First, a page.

Step 3: The next step would be to dissolve the gelatin in water. Mix the gelatin in the water in a small vessel. For that, boil some water in a saucepan. While the water is simmering, place the smaller vessel into the saucepan. This is to ensure that the gelatin is not directly heated. (I am told that mixing gelatin in boiling water is good enough, but I have always been a religious follower of indirectly heating gelatin for no real reason. :-/ If you do give the other method a shot, please do let me know.) Keep at the stirring to ensure the gelatin and water form a thin solution with the lumpiness kept at bay. (“Gelatin Solution”)
Step 4: Add the Gelatin Solution to the Cream and Sugar Mixture. Mix thoroughly. Let the mixture cool down to room temperature. DO NOT let it sit there and set. (“Panna Cotta Mixture”)
Step 5: Transfer the Panna Cotta Mixture to pretty little bowls and shove them into the freezer. You may want to grease them bowls with a butter cube. (I was such in a hurry to put my face in the Panna Cotta that I omitted this step. This will help the panna cotta ease out of the mould and look nice and pretty on fancy plate.) In the freezer, the Panna Cotta will set in approximately 40 minutes. As soon as it sets, transfer it to the lower part of your refrigerator. Leaving it in the freezer for longer than it takes to set is not advisable for obvious reasons.
Step 6: Mix Berry Compote: Okay, this just sounds uber fancy. This is achieved by boiling the berries in three to four tablespoons of water with a teaspoon of sugar and maybe half a lemon’s juice. You have the option of adding a tiny piece of ginger and/or a quarter teaspoon of finely ground cinnamon. On boiling, the berries will be mashed and this my friend, is the Mixed Berry Compote.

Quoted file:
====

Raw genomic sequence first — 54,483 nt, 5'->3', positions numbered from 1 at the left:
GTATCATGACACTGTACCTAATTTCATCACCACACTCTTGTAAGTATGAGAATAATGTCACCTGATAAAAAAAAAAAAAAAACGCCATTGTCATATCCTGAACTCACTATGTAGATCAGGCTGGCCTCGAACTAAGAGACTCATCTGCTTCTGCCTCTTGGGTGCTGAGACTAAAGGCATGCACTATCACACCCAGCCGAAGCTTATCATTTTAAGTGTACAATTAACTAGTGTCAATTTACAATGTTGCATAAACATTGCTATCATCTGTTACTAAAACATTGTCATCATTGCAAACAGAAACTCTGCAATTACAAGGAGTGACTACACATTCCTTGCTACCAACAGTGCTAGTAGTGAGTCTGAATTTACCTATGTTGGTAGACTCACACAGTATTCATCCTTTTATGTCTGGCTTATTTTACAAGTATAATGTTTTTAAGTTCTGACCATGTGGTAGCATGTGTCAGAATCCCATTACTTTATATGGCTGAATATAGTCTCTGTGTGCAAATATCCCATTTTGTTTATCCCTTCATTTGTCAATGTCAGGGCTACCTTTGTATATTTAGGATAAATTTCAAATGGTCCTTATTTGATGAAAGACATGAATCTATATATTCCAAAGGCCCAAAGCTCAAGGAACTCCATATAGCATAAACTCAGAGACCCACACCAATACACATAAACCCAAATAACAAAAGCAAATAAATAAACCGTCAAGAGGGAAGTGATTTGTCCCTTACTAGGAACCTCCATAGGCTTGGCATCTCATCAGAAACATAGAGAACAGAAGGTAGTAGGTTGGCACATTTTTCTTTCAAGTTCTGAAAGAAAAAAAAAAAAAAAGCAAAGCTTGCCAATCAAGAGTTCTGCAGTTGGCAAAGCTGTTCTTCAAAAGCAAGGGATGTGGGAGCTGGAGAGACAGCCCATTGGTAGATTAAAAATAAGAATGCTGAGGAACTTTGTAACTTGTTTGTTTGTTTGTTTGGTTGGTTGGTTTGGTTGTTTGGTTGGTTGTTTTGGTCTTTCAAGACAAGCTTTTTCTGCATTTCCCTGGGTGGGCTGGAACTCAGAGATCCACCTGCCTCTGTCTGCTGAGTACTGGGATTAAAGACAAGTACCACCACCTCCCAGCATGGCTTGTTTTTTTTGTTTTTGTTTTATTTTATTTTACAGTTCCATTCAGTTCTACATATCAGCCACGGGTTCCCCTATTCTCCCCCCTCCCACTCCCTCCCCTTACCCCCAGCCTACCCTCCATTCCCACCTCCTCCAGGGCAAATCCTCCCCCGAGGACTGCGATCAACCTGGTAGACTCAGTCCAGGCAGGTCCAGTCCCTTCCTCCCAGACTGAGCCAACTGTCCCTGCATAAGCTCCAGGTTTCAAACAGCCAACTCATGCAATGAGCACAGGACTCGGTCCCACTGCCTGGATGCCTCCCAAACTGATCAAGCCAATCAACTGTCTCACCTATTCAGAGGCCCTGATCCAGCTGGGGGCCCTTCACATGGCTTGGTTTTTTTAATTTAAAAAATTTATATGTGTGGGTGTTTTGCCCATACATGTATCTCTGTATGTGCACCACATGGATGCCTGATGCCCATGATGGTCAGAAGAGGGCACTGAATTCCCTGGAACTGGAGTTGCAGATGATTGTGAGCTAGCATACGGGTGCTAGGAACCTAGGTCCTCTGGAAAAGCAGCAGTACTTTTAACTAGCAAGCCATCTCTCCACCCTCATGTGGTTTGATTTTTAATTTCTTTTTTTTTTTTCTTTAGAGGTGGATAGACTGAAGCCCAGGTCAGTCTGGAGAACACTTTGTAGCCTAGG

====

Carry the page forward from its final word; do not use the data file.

Step 7: Once the Panna Cotta is eased out of the mould on to a pretty plate, spread the Compote and dig in.
I am positive that not one of you expected Panna Cotta to be this easy. Next time, I’m gonna improvise on this recipe and maybe make it fancier and yummier with a few new hacks that just popped up in my head, but for which you’ll have to be patient. Try this simple Simon out and thank me later. 😀
It is almost like the sun is trying to prove a point outside, which makes it next to impossible to even try and venture out. So here I am huddled up indoors jotting down the recipé for my pancakes as promised. Trust me, this unassuming pal is supremely easy going and quite a rockstar when it comes to your tastebuds.
Things you will need:
All purpose flour/ Maida- 1 ½ cups
Sugar- ¾ cups (use the same cup as above. The sugar can be powdered or not. I leave that to you.)
Baking powder (Not soda. Those two are two very different things. Moving forward on the assumption that you are not here for a Chemistry lesson)- 2 teaspoons
Salted butter- 50 grams (melted)
Milk- 1 cup (the same cup. Duh!)
Salt- 1 teaspoon
Vanilla- ½ teaspoon
An electric beater if you have one. Otherwise a mixing spoon with your arm should be good enough.
How to go about it:
Blend the flour and the baking powder using a sieve. This is to ensure the baking powder is spread out evenly. (“Dry Mixture”)
Next, in a mixing bowl, beat the eggs with the sugar, melted butter and vanilla. (“Wet Mixture”). You don’t need to beat it too much. Beating the mixture till it achieves an even consistency and till it reaches a light yellow colour should be good.
Now add the Dry Mixture to the Wet Mixture and and blend it well using the milk. Keep blending till you are sure that there are no lumps.
Place a non-stick pan on your stove. Make sure you don’t over heat the pan. Medium heat is ideal.
Grease the pan with a butter cube.
Scoop up some of our batter (approximately ¼ cup for each pancake) and pour it on to the pan. You do not need to spread it because the idea is not to make a dosa.
Once you start seeing bubbles on the top of the pancake and the edges reach a golden brown colour, flip it over with a spatula.
As both the sides turn evenly golden brown, transfer it to a serving plate. Serve with a generous helping of honey and a dollop of salted butter on top.
Dig in! 🙂
PS: Pardon the legal drafting tendencies that may have crept in (in re the definitions :P).